Motherhood as Mission
My church is beginning 2014 by focusing on evangelism, and my question is this: where do mothers fit in? I sometimes feel frustrated that my life is ordered around my kids – ferrying them to and from school, helping with homework, making packed lunches, taking them to clubs and birthday parties – always putting their needs first. There is little time left to think about how I can be involved in outreach. What is my mission for this year?
I began to look at how motherhood is perceived in society today. When asked what you do, many mothers will say I’m just a mum. Even at church, I wonder if we underestimate the value of motherhood. Is more emphasis put on going rather than staying?
“I wanted to change the world, but I couldn’t find a babysitter”
As a Christian mother it is so easy to think that the work you are doing does not matter much and that if you were really doing something for Christ you would be out there somewhere else doing it. But is there a mission field at home?
I work on an adolescent unit catering for those with both medical and psychological needs. I’ve been on that ward for nearly 15 years now. Overdoses and self-harm used to be a rare occurrence, now most shifts I see children struggling to cope with life. Often these kids have poor role models in their parents, if they have either or both parents. I think there is an urgency to claw back what it means to be a mother, to reteach and regain the value of motherhood for the sake of the next generation. I have three kids and this is my mission for this season, to teach my children to love as God has loved them, so they can speak out for truth and justice and live Godly lives.
Whilst this vision is vital, living it out in the day to day can be hard. I need to lose the resentment that can come with motherhood. This is my sacrifice: to give wholeheartedly of myself. It can be easy to get caught up in the details of mothering, making sure there is food in the fridge, clean clothes, homework done; spending the day refereeing about who did what to who and whose turn it is next. The sacrifices we make every day are not made in a losing battle. They are the sacrifices of the victorious; they are the cost of a winning war.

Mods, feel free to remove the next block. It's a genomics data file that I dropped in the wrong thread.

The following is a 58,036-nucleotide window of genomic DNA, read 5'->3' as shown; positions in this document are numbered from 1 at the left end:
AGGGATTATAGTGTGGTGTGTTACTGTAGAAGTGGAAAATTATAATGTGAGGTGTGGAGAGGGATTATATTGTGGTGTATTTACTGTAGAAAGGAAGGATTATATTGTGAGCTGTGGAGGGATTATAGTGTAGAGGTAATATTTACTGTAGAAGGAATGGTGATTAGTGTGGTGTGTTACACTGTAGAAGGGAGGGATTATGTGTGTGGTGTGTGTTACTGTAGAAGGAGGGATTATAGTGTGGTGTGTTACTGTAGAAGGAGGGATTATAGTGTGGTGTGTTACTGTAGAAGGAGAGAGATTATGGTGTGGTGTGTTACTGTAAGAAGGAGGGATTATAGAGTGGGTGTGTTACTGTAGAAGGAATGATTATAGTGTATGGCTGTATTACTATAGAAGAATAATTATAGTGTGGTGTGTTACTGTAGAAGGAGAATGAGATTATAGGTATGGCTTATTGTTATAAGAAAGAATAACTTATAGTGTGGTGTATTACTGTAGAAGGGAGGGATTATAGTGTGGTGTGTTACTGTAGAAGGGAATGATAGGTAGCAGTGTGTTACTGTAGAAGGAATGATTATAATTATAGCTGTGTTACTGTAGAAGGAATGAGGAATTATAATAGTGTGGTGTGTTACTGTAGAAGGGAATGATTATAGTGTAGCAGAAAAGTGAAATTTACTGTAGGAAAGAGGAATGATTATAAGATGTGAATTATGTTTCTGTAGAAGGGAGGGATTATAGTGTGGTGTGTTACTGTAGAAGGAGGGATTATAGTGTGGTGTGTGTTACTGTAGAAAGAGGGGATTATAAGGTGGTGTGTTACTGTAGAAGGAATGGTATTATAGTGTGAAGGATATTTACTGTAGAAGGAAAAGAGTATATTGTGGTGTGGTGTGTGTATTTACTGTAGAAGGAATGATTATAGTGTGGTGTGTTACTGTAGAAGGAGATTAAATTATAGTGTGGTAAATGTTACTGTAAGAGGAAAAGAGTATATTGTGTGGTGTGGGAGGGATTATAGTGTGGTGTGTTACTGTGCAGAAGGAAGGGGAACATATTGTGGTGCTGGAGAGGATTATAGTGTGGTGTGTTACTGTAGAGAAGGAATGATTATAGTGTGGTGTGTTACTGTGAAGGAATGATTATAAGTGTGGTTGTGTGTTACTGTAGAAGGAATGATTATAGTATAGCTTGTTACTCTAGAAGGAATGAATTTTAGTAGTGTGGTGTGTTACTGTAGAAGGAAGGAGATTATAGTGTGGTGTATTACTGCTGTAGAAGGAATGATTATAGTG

At the heart of the gospel is sacrifice and there is perhaps no occupation in the world as intrinsically sacrificial as motherhood. God chose to present his son the most precious gift to the world out of a mother’s womb. That has a lot to say about the value he puts on mothers. Mary had the right perspective: she knew who God was, the Lord Almighty, and who she was, his servant. Mary knew the word of God. She saw her role as a mother as an honour and as a blessing.
My kids will often ask me “have you got any jobs to do?” before they ask me to play with them or give time to them. I sometimes wonder if they think I value getting my jobs done over them. I need to be like Mary, not Martha (Luke 10:38-42), choosing what is better. Jesus puts children first even when his disciples try to turn them away to protect Jesus after a busy day. “Let the children come to me, and do not hinder them” Matt 19:14.
God, in Isaiah 49:15 even compares his love for Israel, to a mother’s love for their child. “Can a mother forget her baby at her breast and have no compassion on the child she has borne?”
There is something so strong and powerful about the love of a mother that imitates God’s love for his people. It is unconditional, endless, self-sacrificing, and beautiful. So rather than thinking “this it for the next ten to fifteen years…”, mothers can feel privileged in the task God has entrusted to us, shaping our children’s lives, teaching them to be good role models in a fallen world, to put others before them, to shine in the darkness and to learn to love even when it hurts.
My original title for this post was “motherhood and mission”, but I’ve come to the conclusion that you cannot separate the two. Motherhood is probably one of the hardest jobs I will ever do, but God has appointed me to it and he believes I can do it. He has given me endless resources to succeed.
 Ordinary Mum Extraordinary Mission” Anna France-Williams & Joy French (IVP 2013)